These activities below are free, however they can only to be used for classroom and personal use. They may not be published on any websites or other electronic media, or distributed in newsletters, bulletins, or any other form or sold for profit. Reproduction or retransmission of any materials, in whole or in part, in any manner, is not permitted. All graphics/images/clipart etc. used on these activities are not my own and are from various internet sources.


Lacing Heart Door/Window Craft- (directions and templates)

Materials:
yarn or ribbon
single hole punch
scissors
card stock


Directions:


1. Print out templates on white or colored card stock.

2. Cut out the templates.

3. Put hearts back to back with words showing outward. Allow the students to make holes around the heart using a single hole punch near the edge (about an inch or two apart).

4. Provide the students with a length of yarn or ribbon. (You can wrap some scotch tape around the end of the yarn/ribbon to make it more like a shoe lace.)

5. Start at the center of the heart on the top or the bottom and have the students lace the yarn through the holes. Be sure to leave enough yarn or ribbon on the end so you can tie it off into a bow.

6. Tie off yarn/ribbon in the center with a bow.

7. Let the students use glitter, markers, crayons, paint, stickers, etc. to further decorate their completed project.

8. Hang craft on a door with a window so you can see both sides or just hang in a window.



Puzzles:

Sign of Peace (cryptogram puzzle)- Try to figure out the message by the letters that are given.

Sign of Peace (fallen phrases puzzle)- Use the letters above to find out what the priest says.





Sunday, June 5, 2011

Daily Devotions for Catholic Kids



From Facebook- Can anyone suggest a good, Catholic, daily devotional book for 10 year old boys?



Well, I found these. I don’t know how good they are, but here is something that might be useful:



livingfaithkids.com- Living Faith Kids features daily devotions based on the daily Scripture readings from the Catholic Mass. Each quarterly issue helps children 8-12 develop the habit of daily prayer and build their relationship with Jesus and the Church. Living Faith Kids is the daily Scripture-based prayer companion for Catholic children and an invaluable resource for parishes, families and schools. (You can buy these in bulk or orders of 5 copies or fewer.)

*Sample pages are provided at website.



Does anyone use Living Faith Kids? How is it?


Does anyone have other suggestions for Catholic daily devotions for boys?





Celebrating the Mass Lesson- The Lord’s Prayer





(This lesson is in accordance with the new Roman Missal that is to be implemented on November 27, 2011.)

*Be sure to adjust this lesson to fit the needs of your students.


(Please take in consideration that I am just a Mom and I'm providing these lessons and activities to the best of my abilities. I will try to make them as accurate as possible, but I know I will make a few mistakes and it was not intentional.)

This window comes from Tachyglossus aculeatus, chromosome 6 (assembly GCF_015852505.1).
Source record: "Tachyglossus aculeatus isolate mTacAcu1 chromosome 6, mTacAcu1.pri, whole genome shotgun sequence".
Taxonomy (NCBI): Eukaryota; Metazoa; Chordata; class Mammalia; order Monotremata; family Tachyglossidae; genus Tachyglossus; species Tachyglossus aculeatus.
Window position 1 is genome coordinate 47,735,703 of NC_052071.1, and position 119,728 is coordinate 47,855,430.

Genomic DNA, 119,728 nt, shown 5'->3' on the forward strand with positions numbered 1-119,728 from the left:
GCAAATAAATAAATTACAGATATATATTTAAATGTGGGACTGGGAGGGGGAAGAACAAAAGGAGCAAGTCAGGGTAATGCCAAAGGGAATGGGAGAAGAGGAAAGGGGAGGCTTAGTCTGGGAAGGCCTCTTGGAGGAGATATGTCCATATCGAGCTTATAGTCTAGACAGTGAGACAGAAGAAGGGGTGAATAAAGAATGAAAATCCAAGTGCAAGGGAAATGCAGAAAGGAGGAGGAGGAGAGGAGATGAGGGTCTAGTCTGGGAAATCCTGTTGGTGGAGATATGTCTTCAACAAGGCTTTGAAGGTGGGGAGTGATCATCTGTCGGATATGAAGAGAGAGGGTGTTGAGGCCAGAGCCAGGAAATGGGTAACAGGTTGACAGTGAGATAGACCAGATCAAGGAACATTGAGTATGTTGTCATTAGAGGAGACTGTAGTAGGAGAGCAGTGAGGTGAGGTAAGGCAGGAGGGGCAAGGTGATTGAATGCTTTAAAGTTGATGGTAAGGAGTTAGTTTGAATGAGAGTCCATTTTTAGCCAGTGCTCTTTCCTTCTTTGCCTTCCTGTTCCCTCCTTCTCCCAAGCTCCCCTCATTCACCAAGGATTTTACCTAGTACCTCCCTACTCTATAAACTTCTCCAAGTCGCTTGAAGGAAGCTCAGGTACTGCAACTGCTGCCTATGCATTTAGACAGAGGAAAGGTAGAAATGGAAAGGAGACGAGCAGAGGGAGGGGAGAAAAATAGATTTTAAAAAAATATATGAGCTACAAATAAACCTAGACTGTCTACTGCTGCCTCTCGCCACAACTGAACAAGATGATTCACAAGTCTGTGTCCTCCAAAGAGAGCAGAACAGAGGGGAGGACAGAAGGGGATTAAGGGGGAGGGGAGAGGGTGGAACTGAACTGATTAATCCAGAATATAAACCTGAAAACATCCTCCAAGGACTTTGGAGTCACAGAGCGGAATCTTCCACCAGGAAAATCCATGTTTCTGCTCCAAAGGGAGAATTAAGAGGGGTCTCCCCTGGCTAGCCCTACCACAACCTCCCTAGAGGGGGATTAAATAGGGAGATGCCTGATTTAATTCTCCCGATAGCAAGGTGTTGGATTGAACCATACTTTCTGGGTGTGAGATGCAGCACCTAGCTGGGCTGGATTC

The Communion Rite follows the Eucharistic Prayer, leading the faithful to the Eucharistic table.

The rite begins with the Lord's Prayer. The Lord’s Prayer is the prayer the entire Church says every single day at every Mass and it is part of the Communion Rite. Jesus taught us The Lord’s Prayer to his disciples when they asked how to pray (cf. Mt 6:9-13, Lk 11:2-4) and it signifies our communion with God and the fellowship we share with one another. In this prayer, the people join their voices to pray for the coming of God's kingdom and to ask God to provide for our needs, forgive our sins, and bring us to the joy of heaven.

There are seven petitions in The Lord’s Prayer. The first three petitions are directed towards God. The last four petitions are directed toward ourselves and our neighbor.

In the Lord's Prayer a petition is made for daily food, which for Christians means the Eucharistic bread, and also for purification from sin, so that what is holy may, in fact, be given to those who are holy. The priest says the invitation to the prayer, and all the faithful say it with him; the priest alone adds the embolism (insertion or addition), which the people conclude with a doxology. The embolism begs for deliverance from evil for the entire community of the faithful.

We stand as we say or sing the Lord’s Prayer just before Holy Communion. In some churches the congregation holds hands to show that they are one family in Christ.



After the chalice and paten have been set down, the Priest, with hands joined, says:

At the Savior’s command
and formed by divine teaching,
we dare to say:

The priest extends his hands and, together with the people, continues:

(The people that are holding hands say this aloud with the priest.)

Our Father, who art in heaven,
hallowed be thy name;
thy kingdom come,
thy will be done
on earth as it is in heaven.
Give us this day our daily bread,
and forgive us our trespasses,
as we forgive those who trespass against us;
and lead us not into temptation,
but deliver us from evil.


With hands extended, the Priest alone continues, saying:

Deliver us, Lord, we pray, from every evil,
graciously grant peace in our days,
that, by the help of your mercy,
we may be always free from sin
and safe from all distress,
as we await the blessed hope
and the coming of our Savior, Jesus Christ.

The priest joins his hands.

The people conclude the prayer, acclaiming:

(If the people are holding hands they raise their hands higher and say the following.)

For the kingdom,
the power and the glory are yours
now and for ever.

(The people then stop holding hands.)



An entire section of the Catechism focuses on the Lord's Prayer and it explains in detail the rich meaning of each line of the prayer that was given to us by our Lord Jesus Christ himself as a model. wf-f.org

The New Saint Joseph Baltimore Catechism No. 2